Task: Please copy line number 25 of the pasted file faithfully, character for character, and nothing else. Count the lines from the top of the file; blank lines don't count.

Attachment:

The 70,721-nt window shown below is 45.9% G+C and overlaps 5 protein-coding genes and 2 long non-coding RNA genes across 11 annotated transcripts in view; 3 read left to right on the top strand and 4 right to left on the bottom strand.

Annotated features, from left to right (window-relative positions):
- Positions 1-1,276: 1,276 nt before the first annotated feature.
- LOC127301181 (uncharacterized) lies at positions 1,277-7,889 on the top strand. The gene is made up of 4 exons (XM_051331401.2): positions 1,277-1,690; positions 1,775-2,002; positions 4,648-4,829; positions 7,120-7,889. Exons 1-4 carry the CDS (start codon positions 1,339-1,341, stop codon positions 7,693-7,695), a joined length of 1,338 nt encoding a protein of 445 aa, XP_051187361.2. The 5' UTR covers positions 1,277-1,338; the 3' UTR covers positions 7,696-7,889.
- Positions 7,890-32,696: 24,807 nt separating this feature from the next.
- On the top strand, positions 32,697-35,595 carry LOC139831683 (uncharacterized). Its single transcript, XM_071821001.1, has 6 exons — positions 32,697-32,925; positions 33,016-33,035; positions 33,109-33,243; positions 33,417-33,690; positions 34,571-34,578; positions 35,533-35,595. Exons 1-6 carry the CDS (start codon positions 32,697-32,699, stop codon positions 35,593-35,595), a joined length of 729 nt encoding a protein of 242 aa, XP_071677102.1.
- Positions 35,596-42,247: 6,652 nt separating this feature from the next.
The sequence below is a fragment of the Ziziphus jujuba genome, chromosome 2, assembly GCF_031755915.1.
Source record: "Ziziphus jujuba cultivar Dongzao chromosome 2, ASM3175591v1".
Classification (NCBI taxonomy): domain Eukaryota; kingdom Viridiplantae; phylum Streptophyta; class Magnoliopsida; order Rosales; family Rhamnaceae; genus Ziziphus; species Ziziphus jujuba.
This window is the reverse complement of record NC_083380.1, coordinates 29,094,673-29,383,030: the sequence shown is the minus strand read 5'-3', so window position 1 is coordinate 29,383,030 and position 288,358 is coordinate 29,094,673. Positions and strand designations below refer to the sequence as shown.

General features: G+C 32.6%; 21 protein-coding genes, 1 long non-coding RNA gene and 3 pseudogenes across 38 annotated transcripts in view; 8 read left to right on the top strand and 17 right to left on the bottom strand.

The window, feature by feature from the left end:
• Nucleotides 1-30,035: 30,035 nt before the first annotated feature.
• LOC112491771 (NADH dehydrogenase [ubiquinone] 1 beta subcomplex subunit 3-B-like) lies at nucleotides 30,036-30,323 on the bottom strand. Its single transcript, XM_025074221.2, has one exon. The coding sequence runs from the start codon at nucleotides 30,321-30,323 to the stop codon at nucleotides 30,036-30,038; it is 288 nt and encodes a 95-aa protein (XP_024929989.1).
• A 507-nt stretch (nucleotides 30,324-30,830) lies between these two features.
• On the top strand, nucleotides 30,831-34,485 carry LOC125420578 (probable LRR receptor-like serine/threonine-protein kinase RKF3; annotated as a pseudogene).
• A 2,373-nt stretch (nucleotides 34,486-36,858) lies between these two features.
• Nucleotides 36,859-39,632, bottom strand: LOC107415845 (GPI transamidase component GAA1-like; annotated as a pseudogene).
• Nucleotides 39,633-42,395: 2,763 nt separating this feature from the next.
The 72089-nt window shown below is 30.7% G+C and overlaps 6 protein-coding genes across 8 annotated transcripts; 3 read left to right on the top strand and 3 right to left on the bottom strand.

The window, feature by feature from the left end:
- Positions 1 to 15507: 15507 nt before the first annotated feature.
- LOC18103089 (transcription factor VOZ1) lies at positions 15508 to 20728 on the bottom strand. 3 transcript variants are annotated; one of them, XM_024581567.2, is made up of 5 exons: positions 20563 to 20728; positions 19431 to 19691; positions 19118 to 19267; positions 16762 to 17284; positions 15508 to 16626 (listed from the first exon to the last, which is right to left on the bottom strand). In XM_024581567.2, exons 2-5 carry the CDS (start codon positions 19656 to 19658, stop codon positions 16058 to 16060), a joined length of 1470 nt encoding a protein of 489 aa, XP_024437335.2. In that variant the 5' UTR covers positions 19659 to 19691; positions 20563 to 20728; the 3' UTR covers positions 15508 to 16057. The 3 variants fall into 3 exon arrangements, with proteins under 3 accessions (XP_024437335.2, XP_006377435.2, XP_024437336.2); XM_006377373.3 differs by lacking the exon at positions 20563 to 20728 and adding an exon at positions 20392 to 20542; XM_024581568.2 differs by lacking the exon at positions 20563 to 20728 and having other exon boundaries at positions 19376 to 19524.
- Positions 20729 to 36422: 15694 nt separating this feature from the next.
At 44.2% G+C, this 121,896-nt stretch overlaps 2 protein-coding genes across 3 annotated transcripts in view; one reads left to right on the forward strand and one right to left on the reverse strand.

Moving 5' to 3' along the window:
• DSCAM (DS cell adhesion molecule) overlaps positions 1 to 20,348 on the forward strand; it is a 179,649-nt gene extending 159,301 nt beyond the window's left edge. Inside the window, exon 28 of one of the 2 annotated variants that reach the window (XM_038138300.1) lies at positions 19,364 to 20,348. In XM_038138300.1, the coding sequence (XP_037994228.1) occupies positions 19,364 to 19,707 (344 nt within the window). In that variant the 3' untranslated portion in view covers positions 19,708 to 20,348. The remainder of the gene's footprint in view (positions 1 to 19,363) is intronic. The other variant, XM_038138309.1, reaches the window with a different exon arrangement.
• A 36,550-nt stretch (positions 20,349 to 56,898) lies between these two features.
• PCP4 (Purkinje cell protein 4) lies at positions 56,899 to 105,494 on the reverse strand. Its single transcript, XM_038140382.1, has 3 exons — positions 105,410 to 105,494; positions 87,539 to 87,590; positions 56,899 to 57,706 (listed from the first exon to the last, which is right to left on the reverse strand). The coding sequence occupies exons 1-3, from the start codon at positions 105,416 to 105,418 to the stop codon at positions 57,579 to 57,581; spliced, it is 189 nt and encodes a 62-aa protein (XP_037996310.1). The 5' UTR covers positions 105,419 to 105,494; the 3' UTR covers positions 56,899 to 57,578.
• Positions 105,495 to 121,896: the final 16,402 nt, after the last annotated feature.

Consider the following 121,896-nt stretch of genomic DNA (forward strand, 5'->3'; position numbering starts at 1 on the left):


- Positions 20729 to 36422: 15694 nt separating this feature from the next.